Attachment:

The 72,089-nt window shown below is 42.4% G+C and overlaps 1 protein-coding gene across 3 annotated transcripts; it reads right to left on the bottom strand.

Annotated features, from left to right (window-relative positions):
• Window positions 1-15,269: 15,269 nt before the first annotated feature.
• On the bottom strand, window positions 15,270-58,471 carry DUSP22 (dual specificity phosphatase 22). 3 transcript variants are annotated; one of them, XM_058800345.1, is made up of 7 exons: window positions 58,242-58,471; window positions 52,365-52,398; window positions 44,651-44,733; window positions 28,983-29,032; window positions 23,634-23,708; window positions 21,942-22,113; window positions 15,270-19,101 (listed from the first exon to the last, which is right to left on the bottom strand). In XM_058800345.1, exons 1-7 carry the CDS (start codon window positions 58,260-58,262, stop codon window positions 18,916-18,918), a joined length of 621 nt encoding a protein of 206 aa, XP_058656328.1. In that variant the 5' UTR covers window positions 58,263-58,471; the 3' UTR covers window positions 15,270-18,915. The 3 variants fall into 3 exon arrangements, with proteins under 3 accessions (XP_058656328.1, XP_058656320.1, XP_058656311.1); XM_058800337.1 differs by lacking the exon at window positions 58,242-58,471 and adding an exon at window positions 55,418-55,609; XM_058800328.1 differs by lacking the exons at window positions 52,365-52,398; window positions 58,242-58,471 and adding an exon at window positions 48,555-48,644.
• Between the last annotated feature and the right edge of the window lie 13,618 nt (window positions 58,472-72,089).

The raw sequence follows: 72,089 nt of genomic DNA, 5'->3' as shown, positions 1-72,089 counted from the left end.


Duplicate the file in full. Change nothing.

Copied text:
The 72,089-nt window shown below is 42.4% G+C and overlaps 1 protein-coding gene across 3 annotated transcripts; it reads right to left on the bottom strand.

Annotated features, from left to right (window-relative positions):
• Window positions 1-15,269: 15,269 nt before the first annotated feature.
• On the bottom strand, window positions 15,270-58,471 carry DUSP22 (dual specificity phosphatase 22). 3 transcript variants are annotated; one of them, XM_058800345.1, is made up of 7 exons: window positions 58,242-58,471; window positions 52,365-52,398; window positions 44,651-44,733; window positions 28,983-29,032; window positions 23,634-23,708; window positions 21,942-22,113; window positions 15,270-19,101 (listed from the first exon to the last, which is right to left on the bottom strand). In XM_058800345.1, exons 1-7 carry the CDS (start codon window positions 58,260-58,262, stop codon window positions 18,916-18,918), a joined length of 621 nt encoding a protein of 206 aa, XP_058656328.1. In that variant the 5' UTR covers window positions 58,263-58,471; the 3' UTR covers window positions 15,270-18,915. The 3 variants fall into 3 exon arrangements, with proteins under 3 accessions (XP_058656328.1, XP_058656320.1, XP_058656311.1); XM_058800337.1 differs by lacking the exon at window positions 58,242-58,471 and adding an exon at window positions 55,418-55,609; XM_058800328.1 differs by lacking the exons at window positions 52,365-52,398; window positions 58,242-58,471 and adding an exon at window positions 48,555-48,644.
• Between the last annotated feature and the right edge of the window lie 13,618 nt (window positions 58,472-72,089).

The raw sequence follows: 72,089 nt of genomic DNA, 5'->3' as shown, positions 1-72,089 counted from the left end.